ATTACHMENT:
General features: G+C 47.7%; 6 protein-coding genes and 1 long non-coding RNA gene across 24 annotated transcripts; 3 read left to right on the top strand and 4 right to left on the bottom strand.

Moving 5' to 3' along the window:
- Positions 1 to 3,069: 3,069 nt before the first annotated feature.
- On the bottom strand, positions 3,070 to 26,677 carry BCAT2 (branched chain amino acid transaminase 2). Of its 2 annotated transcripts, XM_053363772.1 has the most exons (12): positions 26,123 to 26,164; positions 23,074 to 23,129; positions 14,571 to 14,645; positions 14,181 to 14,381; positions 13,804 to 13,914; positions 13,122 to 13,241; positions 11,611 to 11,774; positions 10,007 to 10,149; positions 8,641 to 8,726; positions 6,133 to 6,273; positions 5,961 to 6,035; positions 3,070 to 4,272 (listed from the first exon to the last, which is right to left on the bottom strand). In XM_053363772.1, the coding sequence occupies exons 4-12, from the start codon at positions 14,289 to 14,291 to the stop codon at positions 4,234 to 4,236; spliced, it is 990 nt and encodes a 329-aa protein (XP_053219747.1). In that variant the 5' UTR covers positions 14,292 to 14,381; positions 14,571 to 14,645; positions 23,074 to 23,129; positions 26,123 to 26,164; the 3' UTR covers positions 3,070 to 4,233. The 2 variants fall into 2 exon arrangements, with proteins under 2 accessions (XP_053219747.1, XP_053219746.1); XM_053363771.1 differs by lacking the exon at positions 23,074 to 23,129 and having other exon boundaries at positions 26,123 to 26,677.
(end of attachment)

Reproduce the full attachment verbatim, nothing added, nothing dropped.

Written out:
General features: G+C 47.7%; 6 protein-coding genes and 1 long non-coding RNA gene across 24 annotated transcripts; 3 read left to right on the top strand and 4 right to left on the bottom strand.

Moving 5' to 3' along the window:
- Positions 1 to 3,069: 3,069 nt before the first annotated feature.
- On the bottom strand, positions 3,070 to 26,677 carry BCAT2 (branched chain amino acid transaminase 2). Of its 2 annotated transcripts, XM_053363772.1 has the most exons (12): positions 26,123 to 26,164; positions 23,074 to 23,129; positions 14,571 to 14,645; positions 14,181 to 14,381; positions 13,804 to 13,914; positions 13,122 to 13,241; positions 11,611 to 11,774; positions 10,007 to 10,149; positions 8,641 to 8,726; positions 6,133 to 6,273; positions 5,961 to 6,035; positions 3,070 to 4,272 (listed from the first exon to the last, which is right to left on the bottom strand). In XM_053363772.1, the coding sequence occupies exons 4-12, from the start codon at positions 14,289 to 14,291 to the stop codon at positions 4,234 to 4,236; spliced, it is 990 nt and encodes a 329-aa protein (XP_053219747.1). In that variant the 5' UTR covers positions 14,292 to 14,381; positions 14,571 to 14,645; positions 23,074 to 23,129; positions 26,123 to 26,164; the 3' UTR covers positions 3,070 to 4,233. The 2 variants fall into 2 exon arrangements, with proteins under 2 accessions (XP_053219747.1, XP_053219746.1); XM_053363771.1 differs by lacking the exon at positions 23,074 to 23,129 and having other exon boundaries at positions 26,123 to 26,677.